[¶3] In February 2008, Sanchez and the victim, AI, started exploring a dating relationship. On February 10, Sanchez showed up unannounced at the victim's apartment with some cocaine. The victim did not want Sanchez or the cocaine in her apartment, and she told him to leave. When Sanchez refused to do so, the victim retrieved a knife, pointed it at him, and again told him to leave, which he did.

[¶4] Two days later, during the early evening hours of February 12, Sanchez and the victim were at her uncle's apartment. Both were heavily intoxicated. Eventually, the two went to the victim's apartment, which was located in the same building, where they continued to drink. Around 1:00 a.m. on the 13th, a cab service delivered more vodka and cigarettes to the apartment. Sanchez left with the cab driver, but returned to the victim's apartment a few minutes later. Shortly thereafter, the atmosphere in the apartment abruptly and drastically changed. According to the victim, Sanchez "snapped" while they were talking about art. Over the next four to five hours, Sanchez repeatedly choked the victim, pushed her, kicked her, beat her with his fists, pounded her skull with a glass beer mug, and threatened to kill her. During the melee, Sanchez placed a knife against the victim's throat, stating: "See how easy this would be," and tied a cell phone cord around her neck in such a fashion that it could be tightened with ease at anytime. The victim fought back and tried without success to escape the situation. At one point she attempted to call 911, only to have Sanchez grab the phone and throw it out of her reach.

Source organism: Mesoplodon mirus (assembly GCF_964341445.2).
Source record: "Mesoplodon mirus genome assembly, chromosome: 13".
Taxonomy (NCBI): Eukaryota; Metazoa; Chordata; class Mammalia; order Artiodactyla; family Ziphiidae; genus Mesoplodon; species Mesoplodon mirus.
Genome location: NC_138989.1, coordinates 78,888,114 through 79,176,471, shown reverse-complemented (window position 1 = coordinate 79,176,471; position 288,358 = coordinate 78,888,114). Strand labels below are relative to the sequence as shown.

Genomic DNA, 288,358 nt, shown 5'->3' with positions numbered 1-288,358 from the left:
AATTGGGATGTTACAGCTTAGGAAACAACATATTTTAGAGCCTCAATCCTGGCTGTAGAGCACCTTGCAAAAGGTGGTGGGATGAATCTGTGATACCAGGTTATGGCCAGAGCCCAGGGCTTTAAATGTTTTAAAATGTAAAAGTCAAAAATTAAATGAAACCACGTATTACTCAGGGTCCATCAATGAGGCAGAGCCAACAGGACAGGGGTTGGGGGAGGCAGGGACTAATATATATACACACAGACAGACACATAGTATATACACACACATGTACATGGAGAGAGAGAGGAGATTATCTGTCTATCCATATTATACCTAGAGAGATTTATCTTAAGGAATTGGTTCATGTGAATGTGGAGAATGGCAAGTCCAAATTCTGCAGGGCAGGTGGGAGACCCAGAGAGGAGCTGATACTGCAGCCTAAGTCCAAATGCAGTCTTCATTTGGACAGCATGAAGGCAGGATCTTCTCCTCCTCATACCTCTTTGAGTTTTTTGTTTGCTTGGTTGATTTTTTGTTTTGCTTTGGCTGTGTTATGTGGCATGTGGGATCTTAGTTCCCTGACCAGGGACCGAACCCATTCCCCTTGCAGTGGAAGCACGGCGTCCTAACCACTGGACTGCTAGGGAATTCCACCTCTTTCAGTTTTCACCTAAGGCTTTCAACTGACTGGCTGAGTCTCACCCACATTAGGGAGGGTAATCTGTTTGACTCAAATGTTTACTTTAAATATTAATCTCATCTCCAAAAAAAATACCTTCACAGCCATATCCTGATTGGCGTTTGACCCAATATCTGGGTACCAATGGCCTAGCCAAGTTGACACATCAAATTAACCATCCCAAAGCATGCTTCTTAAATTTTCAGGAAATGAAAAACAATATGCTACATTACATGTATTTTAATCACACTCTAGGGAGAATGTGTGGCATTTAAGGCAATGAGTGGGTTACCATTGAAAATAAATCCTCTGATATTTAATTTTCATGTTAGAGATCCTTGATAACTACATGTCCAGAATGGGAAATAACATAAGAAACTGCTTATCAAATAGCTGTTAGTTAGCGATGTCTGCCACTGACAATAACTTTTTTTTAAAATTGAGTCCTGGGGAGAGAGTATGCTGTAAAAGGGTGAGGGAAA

[¶5] The physical attack finally ended around 6:00 a.m. when a friend of the victim showed up at her apartment. Sanchez then left the residence. About 45 minutes later, Sanchez called 911 and reported that he had been stabbed by the victim. Sergeant Chris Gulbrandson and Officers Jeff Sheaman and John Thompson of the Rawlins Police Department were dispatched to Sanchez's residence. After speaking with Sanchez and observing two small stab wounds, one in Sanchez's upper left arm and the other in his left chest, Sergeant Gulbrandson and Officer Sheaman went to the victim's apartment to interview her about the stabbing, while Officer Thompson accompanied Sanchez to the hospital.*fn1